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Native Americans
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Native American Drums and Flutes



Native American Drums and Flutes
Reading Level
     edHelper's suggested reading level:   grades 4 to 6
     Flesch-Kincaid grade level:   6.04

Vocabulary
     challenging words:    courtship, elkskin, flutist, reappeared, tipi, Tomtom, tomtoms, accompany, essence, society, buckskin, origin, sinew, hollowed-out, maiden, pecked
     content words:    Native Americans, Native American, Mother Earth, In Native American, South America, Jerry C., High Eagle


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Native American Drums and Flutes
By Colleen Messina
  

1     Music is an inspiring part of many cultures because beautiful music comes from the heart. The Native Americans had their own unique instruments to express themselves. Their drums added a lively beat to their rituals and celebrations. Flutes helped Indian warriors express their love.
 
2     The drum is the most important Native American instrument. Powwows and celebrations would not be the same without its rhythmic pounding. One legend said that the drum made an enormous BOOM when the spirits were coming to Mother Earth. The sound came closer and closer until finally the Creator asked about its origin. The spirit of the drum answered, and it asked the Creator if it could be a part of people's lives. The spirit of the drum asked to be able to be accompany the people when they sang from their hearts. The spirit also wanted to represent Mother Earth's heartbeat. The Creator granted the spirit's request. From then on, the sound of drums became a part of Native American celebrations.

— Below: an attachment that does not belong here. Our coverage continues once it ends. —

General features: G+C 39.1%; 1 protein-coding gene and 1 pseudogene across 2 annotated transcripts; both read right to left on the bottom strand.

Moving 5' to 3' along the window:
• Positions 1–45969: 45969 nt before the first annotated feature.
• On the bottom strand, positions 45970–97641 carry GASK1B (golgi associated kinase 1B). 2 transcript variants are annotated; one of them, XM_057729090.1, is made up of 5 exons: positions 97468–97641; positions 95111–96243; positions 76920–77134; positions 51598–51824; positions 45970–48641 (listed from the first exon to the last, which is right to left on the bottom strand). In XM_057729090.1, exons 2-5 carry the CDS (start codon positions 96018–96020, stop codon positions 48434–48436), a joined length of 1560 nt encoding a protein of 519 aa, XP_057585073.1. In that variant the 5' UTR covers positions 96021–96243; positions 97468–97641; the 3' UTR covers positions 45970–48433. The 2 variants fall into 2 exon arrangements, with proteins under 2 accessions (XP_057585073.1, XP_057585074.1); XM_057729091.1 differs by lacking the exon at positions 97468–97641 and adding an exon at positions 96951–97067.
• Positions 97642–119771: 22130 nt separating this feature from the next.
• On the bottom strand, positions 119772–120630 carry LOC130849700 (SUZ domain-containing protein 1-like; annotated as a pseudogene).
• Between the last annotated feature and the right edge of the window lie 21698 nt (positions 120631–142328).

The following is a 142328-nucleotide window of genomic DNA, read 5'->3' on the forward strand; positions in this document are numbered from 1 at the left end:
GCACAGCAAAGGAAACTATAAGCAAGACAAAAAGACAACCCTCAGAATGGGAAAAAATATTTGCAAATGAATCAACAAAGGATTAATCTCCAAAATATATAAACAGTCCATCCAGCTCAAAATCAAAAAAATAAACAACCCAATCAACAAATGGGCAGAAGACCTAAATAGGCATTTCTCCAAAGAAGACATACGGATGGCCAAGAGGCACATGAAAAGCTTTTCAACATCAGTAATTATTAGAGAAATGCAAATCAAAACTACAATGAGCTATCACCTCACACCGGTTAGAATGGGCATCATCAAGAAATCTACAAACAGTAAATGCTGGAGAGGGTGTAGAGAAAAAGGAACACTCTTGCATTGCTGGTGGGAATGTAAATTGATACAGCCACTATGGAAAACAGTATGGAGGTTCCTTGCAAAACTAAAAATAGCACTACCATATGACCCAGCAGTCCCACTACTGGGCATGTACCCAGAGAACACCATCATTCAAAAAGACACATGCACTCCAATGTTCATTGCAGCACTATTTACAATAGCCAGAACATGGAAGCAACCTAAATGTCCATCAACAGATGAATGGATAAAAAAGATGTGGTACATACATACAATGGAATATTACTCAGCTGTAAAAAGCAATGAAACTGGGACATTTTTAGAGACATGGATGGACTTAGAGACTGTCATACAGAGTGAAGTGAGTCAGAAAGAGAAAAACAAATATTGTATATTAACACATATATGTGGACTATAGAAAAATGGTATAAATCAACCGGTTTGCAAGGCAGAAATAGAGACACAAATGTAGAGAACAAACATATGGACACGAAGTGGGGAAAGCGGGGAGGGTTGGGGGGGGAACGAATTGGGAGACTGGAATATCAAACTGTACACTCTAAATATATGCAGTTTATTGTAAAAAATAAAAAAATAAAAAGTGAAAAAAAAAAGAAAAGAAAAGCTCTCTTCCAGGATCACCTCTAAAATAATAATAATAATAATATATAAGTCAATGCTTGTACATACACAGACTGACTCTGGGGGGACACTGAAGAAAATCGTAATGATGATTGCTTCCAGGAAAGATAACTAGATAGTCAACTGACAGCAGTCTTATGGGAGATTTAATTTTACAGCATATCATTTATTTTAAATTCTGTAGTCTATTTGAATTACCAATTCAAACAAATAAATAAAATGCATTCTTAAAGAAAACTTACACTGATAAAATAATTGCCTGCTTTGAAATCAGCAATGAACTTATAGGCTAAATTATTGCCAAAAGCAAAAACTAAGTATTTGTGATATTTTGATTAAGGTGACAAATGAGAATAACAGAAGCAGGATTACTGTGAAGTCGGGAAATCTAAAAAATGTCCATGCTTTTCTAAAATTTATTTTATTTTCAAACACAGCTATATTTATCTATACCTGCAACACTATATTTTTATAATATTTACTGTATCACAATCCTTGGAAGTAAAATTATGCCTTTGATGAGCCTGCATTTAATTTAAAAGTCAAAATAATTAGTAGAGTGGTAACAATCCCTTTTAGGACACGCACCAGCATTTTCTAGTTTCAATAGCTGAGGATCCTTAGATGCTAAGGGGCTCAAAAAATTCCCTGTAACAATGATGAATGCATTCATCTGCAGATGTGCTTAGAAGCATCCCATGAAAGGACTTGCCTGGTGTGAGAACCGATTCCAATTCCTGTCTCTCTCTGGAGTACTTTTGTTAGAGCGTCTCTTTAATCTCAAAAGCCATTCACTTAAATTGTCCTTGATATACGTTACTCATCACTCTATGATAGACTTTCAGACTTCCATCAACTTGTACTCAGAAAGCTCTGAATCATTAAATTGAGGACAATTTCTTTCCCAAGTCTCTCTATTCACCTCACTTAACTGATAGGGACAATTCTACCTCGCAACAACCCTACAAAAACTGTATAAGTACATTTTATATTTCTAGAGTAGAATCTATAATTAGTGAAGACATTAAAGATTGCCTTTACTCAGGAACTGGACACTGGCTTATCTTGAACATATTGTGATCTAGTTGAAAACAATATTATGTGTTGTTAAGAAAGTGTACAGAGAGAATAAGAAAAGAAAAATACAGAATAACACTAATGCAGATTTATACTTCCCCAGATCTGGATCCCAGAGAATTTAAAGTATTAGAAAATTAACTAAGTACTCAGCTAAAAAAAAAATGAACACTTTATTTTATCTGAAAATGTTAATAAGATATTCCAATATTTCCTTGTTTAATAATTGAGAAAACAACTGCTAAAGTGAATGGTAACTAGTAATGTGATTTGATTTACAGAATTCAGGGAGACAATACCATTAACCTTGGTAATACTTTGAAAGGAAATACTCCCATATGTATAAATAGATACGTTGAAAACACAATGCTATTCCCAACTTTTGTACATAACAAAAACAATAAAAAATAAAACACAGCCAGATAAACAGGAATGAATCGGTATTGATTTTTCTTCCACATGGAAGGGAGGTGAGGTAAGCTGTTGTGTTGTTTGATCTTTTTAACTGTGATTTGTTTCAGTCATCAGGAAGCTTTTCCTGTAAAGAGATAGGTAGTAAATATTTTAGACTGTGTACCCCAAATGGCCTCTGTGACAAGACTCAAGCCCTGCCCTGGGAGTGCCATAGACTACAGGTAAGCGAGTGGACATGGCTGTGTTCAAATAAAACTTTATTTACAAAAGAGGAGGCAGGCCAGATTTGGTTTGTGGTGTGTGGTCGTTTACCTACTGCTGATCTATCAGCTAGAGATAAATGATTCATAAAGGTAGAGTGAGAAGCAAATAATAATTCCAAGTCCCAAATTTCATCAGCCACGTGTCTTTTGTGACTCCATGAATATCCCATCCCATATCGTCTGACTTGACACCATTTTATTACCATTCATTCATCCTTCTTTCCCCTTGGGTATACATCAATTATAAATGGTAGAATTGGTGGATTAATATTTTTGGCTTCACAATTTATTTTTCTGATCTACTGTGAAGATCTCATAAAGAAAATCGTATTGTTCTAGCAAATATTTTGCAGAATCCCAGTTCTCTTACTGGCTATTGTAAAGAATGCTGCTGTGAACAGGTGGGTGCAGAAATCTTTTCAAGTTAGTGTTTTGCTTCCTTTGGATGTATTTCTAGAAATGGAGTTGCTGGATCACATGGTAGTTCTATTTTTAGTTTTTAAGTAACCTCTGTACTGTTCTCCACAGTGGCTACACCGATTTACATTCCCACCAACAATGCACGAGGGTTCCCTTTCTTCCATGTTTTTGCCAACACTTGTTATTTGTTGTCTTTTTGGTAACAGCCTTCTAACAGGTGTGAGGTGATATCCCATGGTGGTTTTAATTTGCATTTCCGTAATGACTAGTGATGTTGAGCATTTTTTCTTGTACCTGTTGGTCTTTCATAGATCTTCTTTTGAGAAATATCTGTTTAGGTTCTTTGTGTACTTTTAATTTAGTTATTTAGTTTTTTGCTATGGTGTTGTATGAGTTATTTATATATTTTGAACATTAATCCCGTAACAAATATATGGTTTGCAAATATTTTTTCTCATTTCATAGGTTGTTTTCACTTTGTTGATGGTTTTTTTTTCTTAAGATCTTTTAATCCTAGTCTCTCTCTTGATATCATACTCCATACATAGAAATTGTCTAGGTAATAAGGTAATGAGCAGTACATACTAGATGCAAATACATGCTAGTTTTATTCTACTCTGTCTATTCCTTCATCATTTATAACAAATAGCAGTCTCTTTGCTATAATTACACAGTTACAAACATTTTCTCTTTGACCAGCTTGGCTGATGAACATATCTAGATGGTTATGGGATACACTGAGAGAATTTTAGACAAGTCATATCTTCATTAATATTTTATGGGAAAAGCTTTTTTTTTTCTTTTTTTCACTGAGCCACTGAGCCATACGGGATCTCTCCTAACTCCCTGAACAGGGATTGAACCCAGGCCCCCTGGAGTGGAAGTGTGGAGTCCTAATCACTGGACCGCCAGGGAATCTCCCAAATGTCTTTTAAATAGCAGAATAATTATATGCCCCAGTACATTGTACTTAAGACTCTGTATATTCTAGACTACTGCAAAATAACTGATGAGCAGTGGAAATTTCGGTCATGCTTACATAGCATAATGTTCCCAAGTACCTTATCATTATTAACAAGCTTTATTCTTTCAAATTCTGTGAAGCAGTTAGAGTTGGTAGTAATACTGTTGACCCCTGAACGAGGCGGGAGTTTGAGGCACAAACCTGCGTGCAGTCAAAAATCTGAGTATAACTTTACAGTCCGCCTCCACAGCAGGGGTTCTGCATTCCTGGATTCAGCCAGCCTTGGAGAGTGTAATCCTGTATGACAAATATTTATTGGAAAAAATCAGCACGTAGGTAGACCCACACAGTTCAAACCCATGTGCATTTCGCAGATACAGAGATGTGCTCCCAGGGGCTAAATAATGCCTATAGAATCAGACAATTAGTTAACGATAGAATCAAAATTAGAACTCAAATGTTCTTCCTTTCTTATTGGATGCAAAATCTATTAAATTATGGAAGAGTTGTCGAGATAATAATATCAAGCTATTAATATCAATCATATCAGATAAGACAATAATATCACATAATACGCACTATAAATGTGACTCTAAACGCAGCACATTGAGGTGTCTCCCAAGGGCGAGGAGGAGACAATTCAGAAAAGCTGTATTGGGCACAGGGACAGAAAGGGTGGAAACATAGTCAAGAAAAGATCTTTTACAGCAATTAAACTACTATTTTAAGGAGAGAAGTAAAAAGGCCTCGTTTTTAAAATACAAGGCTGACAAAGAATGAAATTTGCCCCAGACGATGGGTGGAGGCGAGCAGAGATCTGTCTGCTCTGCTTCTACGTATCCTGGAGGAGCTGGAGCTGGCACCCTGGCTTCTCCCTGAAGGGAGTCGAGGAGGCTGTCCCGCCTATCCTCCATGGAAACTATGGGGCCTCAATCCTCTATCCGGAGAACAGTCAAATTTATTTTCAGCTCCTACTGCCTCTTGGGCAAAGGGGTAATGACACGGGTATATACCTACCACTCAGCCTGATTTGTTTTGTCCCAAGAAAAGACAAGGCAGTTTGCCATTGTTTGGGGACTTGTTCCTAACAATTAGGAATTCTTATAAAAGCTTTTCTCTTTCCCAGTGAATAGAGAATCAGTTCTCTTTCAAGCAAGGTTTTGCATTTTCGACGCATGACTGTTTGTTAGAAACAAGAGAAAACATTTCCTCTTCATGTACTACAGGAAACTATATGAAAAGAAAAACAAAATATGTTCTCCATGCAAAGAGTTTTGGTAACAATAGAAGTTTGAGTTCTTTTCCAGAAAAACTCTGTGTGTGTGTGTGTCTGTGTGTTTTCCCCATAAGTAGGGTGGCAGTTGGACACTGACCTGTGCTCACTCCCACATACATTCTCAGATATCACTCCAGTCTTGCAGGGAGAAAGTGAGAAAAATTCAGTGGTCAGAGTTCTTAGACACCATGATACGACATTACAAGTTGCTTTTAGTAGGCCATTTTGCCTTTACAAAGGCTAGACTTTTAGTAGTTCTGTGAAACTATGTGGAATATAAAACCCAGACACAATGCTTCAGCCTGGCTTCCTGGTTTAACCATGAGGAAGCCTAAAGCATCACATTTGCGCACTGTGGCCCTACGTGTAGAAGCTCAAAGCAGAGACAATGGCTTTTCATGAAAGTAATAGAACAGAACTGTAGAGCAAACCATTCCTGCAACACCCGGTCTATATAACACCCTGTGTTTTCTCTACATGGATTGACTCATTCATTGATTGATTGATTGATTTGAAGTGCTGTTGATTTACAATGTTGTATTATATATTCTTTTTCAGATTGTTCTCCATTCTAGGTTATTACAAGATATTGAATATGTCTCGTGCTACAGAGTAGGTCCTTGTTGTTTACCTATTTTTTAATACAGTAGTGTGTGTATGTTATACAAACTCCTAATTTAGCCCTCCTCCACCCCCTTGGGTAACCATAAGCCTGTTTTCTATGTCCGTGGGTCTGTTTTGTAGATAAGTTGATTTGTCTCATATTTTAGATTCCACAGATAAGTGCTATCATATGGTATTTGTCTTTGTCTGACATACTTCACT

3     Native American drums all have the same basic design, although each tribe had its unique elements of style. Drums were made out of a wooden frame or a hollowed-out log. Tanned buckskin or elkskin was stretched tightly over this frame and held in place by sinew thongs. Drums were usually two to three feet across and were played by groups of men. The men stood around the drum in a circle and pounded together. Some drums were smaller and were played by tomtoms. Tomtom is not an Indian word, though. It comes from a British word for a child's drum.

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